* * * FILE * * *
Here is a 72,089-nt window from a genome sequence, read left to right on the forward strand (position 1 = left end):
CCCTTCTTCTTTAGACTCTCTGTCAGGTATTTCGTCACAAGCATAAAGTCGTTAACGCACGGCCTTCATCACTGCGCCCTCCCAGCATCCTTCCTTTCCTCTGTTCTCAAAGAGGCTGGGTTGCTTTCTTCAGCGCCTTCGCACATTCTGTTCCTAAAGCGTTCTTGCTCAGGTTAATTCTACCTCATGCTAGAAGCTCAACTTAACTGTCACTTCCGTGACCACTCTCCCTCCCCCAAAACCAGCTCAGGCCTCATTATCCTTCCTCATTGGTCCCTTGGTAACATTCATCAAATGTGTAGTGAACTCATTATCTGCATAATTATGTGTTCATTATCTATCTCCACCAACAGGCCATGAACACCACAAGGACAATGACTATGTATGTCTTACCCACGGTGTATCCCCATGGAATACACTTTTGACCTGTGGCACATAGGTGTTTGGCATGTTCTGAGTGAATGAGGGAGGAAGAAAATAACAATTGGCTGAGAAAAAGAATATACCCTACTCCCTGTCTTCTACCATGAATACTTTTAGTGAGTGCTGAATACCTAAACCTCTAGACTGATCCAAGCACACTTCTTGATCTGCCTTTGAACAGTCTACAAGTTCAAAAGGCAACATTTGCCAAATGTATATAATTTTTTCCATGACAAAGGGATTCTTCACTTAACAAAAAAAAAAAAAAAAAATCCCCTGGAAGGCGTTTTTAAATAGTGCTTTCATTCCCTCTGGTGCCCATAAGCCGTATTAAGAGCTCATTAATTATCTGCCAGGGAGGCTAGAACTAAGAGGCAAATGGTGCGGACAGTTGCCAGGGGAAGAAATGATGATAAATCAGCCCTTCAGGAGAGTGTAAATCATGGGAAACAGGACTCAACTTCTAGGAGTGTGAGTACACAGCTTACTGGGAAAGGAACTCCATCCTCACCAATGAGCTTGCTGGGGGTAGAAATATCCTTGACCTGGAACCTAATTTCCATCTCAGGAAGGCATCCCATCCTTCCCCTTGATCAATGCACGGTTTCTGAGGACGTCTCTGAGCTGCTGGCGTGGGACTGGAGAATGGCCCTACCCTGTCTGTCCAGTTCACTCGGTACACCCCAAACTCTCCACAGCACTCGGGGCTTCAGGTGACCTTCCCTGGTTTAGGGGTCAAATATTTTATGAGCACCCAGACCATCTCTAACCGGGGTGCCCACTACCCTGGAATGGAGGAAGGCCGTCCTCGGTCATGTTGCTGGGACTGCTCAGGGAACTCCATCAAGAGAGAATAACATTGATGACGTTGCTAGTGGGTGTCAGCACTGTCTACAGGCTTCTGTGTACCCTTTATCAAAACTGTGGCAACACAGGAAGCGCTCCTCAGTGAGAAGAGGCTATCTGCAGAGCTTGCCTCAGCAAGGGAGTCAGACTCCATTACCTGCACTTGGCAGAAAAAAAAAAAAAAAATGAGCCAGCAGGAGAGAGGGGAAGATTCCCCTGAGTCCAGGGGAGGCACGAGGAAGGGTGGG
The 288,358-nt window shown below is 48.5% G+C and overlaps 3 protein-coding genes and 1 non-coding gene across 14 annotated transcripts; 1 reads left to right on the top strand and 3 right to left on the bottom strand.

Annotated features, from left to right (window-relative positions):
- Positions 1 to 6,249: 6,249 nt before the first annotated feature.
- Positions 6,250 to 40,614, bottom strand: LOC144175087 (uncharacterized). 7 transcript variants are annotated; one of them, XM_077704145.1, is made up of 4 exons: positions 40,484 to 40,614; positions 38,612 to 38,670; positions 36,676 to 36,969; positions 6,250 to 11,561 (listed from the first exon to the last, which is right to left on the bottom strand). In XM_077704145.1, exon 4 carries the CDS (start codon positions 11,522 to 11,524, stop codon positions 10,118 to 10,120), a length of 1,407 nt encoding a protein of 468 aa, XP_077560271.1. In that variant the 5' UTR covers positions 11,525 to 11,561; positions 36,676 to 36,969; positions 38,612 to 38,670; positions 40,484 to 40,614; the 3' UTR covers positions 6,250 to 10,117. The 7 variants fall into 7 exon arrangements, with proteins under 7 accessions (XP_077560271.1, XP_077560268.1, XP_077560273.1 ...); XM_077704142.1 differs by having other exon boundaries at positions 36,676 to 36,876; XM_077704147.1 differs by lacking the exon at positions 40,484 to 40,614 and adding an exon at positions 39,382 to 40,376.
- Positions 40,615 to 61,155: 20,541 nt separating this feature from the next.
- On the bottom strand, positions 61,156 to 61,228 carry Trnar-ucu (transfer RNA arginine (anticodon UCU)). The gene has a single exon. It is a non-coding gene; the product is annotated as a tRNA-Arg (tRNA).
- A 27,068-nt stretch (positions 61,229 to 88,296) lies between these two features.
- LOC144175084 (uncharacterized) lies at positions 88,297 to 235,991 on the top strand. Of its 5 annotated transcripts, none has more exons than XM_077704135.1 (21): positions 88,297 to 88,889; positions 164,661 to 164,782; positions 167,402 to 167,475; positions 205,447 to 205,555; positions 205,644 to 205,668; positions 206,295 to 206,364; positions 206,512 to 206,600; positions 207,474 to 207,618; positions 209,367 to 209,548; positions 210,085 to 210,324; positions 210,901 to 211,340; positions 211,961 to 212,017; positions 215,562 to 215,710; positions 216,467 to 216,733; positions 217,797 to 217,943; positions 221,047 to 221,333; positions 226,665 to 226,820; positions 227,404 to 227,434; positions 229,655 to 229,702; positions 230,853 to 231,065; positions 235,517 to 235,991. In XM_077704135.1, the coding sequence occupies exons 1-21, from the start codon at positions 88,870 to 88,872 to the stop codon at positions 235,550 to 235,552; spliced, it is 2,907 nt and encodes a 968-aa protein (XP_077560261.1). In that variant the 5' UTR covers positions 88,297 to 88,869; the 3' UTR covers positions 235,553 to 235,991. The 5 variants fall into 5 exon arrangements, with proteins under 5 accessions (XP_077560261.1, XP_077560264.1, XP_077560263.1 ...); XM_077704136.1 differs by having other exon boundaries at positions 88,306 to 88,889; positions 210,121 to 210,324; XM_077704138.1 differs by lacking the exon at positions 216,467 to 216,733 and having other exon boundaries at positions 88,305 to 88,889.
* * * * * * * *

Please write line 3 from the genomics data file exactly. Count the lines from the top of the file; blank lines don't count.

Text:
The 288,358-nt window shown below is 48.5% G+C and overlaps 3 protein-coding genes and 1 non-coding gene across 14 annotated transcripts; 1 reads left to right on the top strand and 3 right to left on the bottom strand.